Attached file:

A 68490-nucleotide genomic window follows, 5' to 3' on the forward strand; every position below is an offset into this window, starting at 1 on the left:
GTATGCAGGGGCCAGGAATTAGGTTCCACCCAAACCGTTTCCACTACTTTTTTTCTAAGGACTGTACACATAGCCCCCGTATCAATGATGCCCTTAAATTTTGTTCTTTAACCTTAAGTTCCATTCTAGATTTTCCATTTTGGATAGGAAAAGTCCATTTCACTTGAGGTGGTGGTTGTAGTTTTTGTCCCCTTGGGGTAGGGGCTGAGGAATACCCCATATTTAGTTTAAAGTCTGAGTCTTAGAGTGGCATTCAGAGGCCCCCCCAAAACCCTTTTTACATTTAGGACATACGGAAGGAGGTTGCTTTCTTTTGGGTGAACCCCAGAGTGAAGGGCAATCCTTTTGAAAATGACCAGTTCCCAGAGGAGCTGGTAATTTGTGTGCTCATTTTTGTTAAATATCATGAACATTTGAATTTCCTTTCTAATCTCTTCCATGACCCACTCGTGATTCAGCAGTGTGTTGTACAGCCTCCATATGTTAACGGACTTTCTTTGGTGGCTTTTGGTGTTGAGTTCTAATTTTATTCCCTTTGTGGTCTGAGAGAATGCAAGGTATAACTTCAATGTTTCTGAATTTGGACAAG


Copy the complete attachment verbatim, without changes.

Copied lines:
A 68490-nucleotide genomic window follows, 5' to 3' on the forward strand; every position below is an offset into this window, starting at 1 on the left:
GTATGCAGGGGCCAGGAATTAGGTTCCACCCAAACCGTTTCCACTACTTTTTTTCTAAGGACTGTACACATAGCCCCCGTATCAATGATGCCCTTAAATTTTGTTCTTTAACCTTAAGTTCCATTCTAGATTTTCCATTTTGGATAGGAAAAGTCCATTTCACTTGAGGTGGTGGTTGTAGTTTTTGTCCCCTTGGGGTAGGGGCTGAGGAATACCCCATATTTAGTTTAAAGTCTGAGTCTTAGAGTGGCATTCAGAGGCCCCCCCAAAACCCTTTTTACATTTAGGACATACGGAAGGAGGTTGCTTTCTTTTGGGTGAACCCCAGAGTGAAGGGCAATCCTTTTGAAAATGACCAGTTCCCAGAGGAGCTGGTAATTTGTGTGCTCATTTTTGTTAAATATCATGAACATTTGAATTTCCTTTCTAATCTCTTCCATGACCCACTCGTGATTCAGCAGTGTGTTGTACAGCCTCCATATGTTAACGGACTTTCTTTGGTGGCTTTTGGTGTTGAGTTCTAATTTTATTCCCTTTGTGGTCTGAGAGAATGCAAGGTATAACTTCAATGTTTCTGAATTTGGACAAG